EXCLUSIVE VIDEO: GOP congressman says no bailout money for rich colleges

  • Rep. Ben Cline, in an exclusive interview with Campus Reform, slammed colleges receiving money from the CARES Act.
  • Cline introduced a bill that would bar universities with endowments of more than $10 billion from receiving the funds.

Rep. Ben Cline (R-Va.) proposed the Use Your Endowment Act, calling for colleges and universities with endowments larger than $10 billion not to receive federal funding through the CARES Act. The proposal would also require such schools to return to the Treasury Department any funding they have already received through the CARES Act.

Cline isn't the only lawmaker to be outspoken on "rich" colleges receiving federal aid, however. Sen. Josh Hawley (R-Mo.) and Rep. Jim Jordan (R-Ohio) introduced similar legislation, as Campus Reform previously reported, that would bar colleges with large endowments from receiving CARES Act financial assistance, which provided colleges across the country with billions of dollars to help them amid the coronavirus crisis.

"that’s not what this money was intended for and that’s not what it should be used for"   

While multiple struggling colleges received money, schools with endowments up to $40 billion, like Harvard University, also got help. Harvard, along with Princeton, Yale, University of Pennsylvania, and Northwestern, announced they would not accept the aid amid public criticism.

“One thing we noticed when we passed the CARES Act to provide all this critical support was that there were some folks who were unintended beneficiaries of the funds,” Cline explained in a video interview with Campus Reform.

[RELATED: Hawley, Jordan team up to block coronavirus aid from going to rich colleges]

WATCH:



“You have Harvard University with $32 billion of endowment... indicating they would receive PPP money to help them with handling this coronavirus pandemic. But with an endowment like that it was my view and the view of Josh Hawley that they needed to tap their own endowment before they got to access any public funding and that’s what this bill would do," Cline said.

Cline further elaborated, pointing out that the CARES Act was meant to benefit small businesses, and that colleges “are not small businesses, they’re huge enterprises...They need to be using that money to help students through these difficult times, not using taxpayer dollars to do so.”

A portion of the CARES Act, the Higher Education Emergency Relief Fund, allocated $14 billion to colleges and universities, $6 billion of which was required by law to go directly to students in need of assistance. '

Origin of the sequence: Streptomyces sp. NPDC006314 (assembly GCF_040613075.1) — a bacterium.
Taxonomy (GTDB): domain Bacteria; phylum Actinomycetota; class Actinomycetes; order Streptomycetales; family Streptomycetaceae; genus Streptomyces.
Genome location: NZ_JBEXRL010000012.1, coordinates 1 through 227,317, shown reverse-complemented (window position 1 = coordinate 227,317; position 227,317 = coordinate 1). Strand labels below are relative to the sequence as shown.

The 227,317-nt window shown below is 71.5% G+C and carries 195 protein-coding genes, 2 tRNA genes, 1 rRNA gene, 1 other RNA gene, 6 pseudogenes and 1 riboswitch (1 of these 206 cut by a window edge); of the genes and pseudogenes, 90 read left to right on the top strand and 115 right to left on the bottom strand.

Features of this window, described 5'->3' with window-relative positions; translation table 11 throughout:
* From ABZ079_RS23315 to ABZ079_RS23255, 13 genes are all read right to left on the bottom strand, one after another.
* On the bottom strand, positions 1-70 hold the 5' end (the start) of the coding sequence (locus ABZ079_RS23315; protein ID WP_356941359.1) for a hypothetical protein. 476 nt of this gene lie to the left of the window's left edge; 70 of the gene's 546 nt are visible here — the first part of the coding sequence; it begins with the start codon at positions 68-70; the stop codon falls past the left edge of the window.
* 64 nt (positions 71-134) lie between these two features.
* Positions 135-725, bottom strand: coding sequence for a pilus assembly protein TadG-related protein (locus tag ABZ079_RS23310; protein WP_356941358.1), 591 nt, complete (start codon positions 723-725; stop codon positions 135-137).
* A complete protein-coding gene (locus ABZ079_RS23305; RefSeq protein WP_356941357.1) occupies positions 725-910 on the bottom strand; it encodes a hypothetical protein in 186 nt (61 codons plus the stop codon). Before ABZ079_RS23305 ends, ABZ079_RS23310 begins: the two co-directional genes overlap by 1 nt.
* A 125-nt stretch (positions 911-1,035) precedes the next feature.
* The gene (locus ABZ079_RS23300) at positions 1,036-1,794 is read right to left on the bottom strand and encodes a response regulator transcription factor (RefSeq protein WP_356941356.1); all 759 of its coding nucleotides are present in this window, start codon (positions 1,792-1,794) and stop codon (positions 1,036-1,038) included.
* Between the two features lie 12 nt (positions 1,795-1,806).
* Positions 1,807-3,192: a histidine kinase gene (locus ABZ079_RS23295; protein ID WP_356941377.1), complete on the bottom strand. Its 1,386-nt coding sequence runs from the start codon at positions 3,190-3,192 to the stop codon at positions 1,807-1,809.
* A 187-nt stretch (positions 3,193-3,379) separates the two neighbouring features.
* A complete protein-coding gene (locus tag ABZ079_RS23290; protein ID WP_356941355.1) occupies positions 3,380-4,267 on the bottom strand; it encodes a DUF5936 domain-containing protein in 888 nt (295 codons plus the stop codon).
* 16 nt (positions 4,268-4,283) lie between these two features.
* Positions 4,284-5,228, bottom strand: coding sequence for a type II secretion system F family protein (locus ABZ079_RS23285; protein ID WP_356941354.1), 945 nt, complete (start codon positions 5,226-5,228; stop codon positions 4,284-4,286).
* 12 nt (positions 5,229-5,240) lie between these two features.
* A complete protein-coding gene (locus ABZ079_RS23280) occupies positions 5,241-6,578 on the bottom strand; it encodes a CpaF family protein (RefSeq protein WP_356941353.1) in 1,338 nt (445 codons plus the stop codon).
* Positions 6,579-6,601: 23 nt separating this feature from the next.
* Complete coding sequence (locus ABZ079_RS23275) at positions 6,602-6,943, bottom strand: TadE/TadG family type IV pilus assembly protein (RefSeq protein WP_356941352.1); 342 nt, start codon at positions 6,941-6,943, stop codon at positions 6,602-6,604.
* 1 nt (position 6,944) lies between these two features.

A separate portion of the CARES Act, the Paycheck Protection Program, was intended for small businesses.

While the bill has not yet reached the House floor, Cline was not optimistic about gaining bipartisan support, saying “most of our support is coming from the Republican side of the aisle," adding, "I don’t think we’ve picked up any Democrat co-sponsors yet, but hope springs eternal." 

[RELATED: Facing pressure from Trump, Harvard hands back coronavirus aid money]

"We hope that those on both sides of the aisle realize that this money needs to be targeted to address the coronavirus pandemic, it needs to go to those most in need," Cline added, going on to point out the tendency of many colleges and universities to misuse funds. 

“For these institutions to take advantage of taxpayer dollars and then use them for various liberal programs they have… of non-scientific liberal arts studies, that’s not what this money was intended for and that’s not what it should be used for," Cline said.

“It’s gonna be tough for families to get by through this pandemic, it’s gonna be tough for small businesses to get by, it’s not gonna be tough for Harvard with 32 billion dollars to get through this. They have an army of accounts and lawyers, they should be able to make available enough funds to get through the next couple of months because that's what this funding was provided for…”

Follow the author of this article on Twitter: @Cabot_Phillips



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Cabot Phillips
Cabot Phillips | Editor-In-Chief

Cabot Phillips is the Editor-In-Chief for Campus Reform. Prior to joining Campus Reform he spent time working on numerous campaigns—most recently as the Digital Grassroots Director for Marco Rubio’s Presidential bid. Phillips is also a YouTube Partner, creating and starring in numerous videos which have amassed over 70 million views across varying online platforms.  In 2016, Phillips was named to Red Alert Politics "30 Under 30" list of the nation's most influential young conservatives.

20 Articles by Cabot Phillips